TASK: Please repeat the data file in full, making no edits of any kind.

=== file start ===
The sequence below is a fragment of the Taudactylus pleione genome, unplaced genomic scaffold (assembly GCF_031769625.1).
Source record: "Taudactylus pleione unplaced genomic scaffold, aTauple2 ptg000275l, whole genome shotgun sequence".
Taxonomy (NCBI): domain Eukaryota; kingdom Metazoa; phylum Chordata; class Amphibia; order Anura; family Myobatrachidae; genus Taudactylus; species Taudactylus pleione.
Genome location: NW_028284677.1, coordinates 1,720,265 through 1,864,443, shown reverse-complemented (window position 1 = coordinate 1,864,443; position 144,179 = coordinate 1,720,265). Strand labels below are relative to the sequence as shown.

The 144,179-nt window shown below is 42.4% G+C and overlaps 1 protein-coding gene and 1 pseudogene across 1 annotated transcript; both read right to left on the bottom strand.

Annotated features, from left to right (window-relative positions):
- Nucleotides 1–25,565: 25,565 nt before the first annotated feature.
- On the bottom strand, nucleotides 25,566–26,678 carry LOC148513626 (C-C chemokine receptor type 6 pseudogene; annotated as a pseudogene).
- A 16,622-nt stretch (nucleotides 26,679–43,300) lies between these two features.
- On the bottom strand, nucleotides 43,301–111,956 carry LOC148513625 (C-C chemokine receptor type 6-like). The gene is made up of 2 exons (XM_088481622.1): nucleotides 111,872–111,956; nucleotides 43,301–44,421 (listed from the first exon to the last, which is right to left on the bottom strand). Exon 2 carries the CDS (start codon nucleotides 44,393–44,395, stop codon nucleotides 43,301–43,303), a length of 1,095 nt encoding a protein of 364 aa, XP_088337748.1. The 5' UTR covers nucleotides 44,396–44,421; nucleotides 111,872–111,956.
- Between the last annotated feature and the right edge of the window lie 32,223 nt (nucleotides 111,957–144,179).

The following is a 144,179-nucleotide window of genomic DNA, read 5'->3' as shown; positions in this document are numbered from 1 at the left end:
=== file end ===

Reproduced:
The sequence below is a fragment of the Taudactylus pleione genome, unplaced genomic scaffold (assembly GCF_031769625.1).
Source record: "Taudactylus pleione unplaced genomic scaffold, aTauple2 ptg000275l, whole genome shotgun sequence".
Taxonomy (NCBI): domain Eukaryota; kingdom Metazoa; phylum Chordata; class Amphibia; order Anura; family Myobatrachidae; genus Taudactylus; species Taudactylus pleione.
Genome location: NW_028284677.1, coordinates 1,720,265 through 1,864,443, shown reverse-complemented (window position 1 = coordinate 1,864,443; position 144,179 = coordinate 1,720,265). Strand labels below are relative to the sequence as shown.

The 144,179-nt window shown below is 42.4% G+C and overlaps 1 protein-coding gene and 1 pseudogene across 1 annotated transcript; both read right to left on the bottom strand.

Annotated features, from left to right (window-relative positions):
- Nucleotides 1–25,565: 25,565 nt before the first annotated feature.
- On the bottom strand, nucleotides 25,566–26,678 carry LOC148513626 (C-C chemokine receptor type 6 pseudogene; annotated as a pseudogene).
- A 16,622-nt stretch (nucleotides 26,679–43,300) lies between these two features.
- On the bottom strand, nucleotides 43,301–111,956 carry LOC148513625 (C-C chemokine receptor type 6-like). The gene is made up of 2 exons (XM_088481622.1): nucleotides 111,872–111,956; nucleotides 43,301–44,421 (listed from the first exon to the last, which is right to left on the bottom strand). Exon 2 carries the CDS (start codon nucleotides 44,393–44,395, stop codon nucleotides 43,301–43,303), a length of 1,095 nt encoding a protein of 364 aa, XP_088337748.1. The 5' UTR covers nucleotides 44,396–44,421; nucleotides 111,872–111,956.
- Between the last annotated feature and the right edge of the window lie 32,223 nt (nucleotides 111,957–144,179).

The following is a 144,179-nucleotide window of genomic DNA, read 5'->3' as shown; positions in this document are numbered from 1 at the left end: